The Captain’s Table organisers pick through 42 nominations to select startup finalists

The Captain’s Table organisers pick through 42 nominations to select startup finalists

The application deadline for The Captain’s Table closed in early August with organisers of the Hong Kong-based maritime startup competition now combing through a raft of bids.

“We were thrilled that our marketing efforts paid off and that we received 42 applications from startups around the world from 14 different countries including Hong Kong, Singapore, India, Israel, Denmark, Canada and the USA among others,” the organisers said in an update.

The organisers will be going through the applications in the coming weeks and working towards a shortlist, which will be announced around the end of August.

On Tuesday November 19 at The Asia Society during Hong Kong Maritime Week a winner will be selected in a live finale that will be streamed by Splash.

Created by the team behing YSPN (HK), a local, vibrant shipping networking association, the new initiative aims to connect innovators and startup entrepreneurs with the maritime and logistics industry.

$25,000 prize money is on offer for one of the five finalists.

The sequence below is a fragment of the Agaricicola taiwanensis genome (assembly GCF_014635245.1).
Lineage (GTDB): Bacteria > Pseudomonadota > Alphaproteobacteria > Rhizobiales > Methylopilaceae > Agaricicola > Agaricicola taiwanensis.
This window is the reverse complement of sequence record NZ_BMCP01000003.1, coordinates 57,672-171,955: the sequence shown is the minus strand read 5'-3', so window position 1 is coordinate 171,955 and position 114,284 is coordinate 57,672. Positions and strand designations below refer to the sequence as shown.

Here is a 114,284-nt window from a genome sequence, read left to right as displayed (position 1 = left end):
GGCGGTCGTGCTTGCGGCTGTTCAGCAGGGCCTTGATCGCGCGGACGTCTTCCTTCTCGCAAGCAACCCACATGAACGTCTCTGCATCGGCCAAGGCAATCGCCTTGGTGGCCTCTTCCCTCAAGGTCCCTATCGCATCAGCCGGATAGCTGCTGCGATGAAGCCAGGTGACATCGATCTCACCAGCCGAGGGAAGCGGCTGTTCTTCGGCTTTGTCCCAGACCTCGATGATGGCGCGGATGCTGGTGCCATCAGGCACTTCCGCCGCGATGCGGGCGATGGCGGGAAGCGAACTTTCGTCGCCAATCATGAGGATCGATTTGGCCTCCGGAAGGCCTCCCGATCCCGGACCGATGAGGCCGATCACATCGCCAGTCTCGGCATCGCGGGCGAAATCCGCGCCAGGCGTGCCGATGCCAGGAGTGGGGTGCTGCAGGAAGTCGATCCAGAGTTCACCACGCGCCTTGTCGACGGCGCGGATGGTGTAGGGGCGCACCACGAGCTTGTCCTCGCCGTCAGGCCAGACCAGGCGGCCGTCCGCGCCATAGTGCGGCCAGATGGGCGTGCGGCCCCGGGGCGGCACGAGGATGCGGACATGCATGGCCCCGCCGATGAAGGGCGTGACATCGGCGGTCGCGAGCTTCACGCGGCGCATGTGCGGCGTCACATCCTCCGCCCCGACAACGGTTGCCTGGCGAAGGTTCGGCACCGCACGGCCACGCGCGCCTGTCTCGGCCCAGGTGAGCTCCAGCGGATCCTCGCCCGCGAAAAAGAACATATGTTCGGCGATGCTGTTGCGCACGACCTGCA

“The industry has traditionally been late to adopt technology and is usually resistant to change,” says Anand, a lawyer for Australian mining firm, South32. “We hope that the Captain’s Table can help influence a change in mindset and focus minds on how the use of technology or other innovations can drive efficiencies and sustainability,” said Su Yin Anand, one of the creators of the Captain’s Table, in an interview with Splash earlier this year.

Sam Chambers

Starting out with the Informa Group in 2000 in Hong Kong, Sam Chambers became editor of Maritime Asia magazine as well as East Asia Editor for the world’s oldest newspaper, Lloyd’s List. In 2005 he pursued a freelance career and wrote for a variety of titles including taking on the role of Asia Editor at Seatrade magazine and China correspondent for Supply Chain Asia. His work has also appeared in The Economist, The New York Times, The Sunday Times and The International Herald Tribune.

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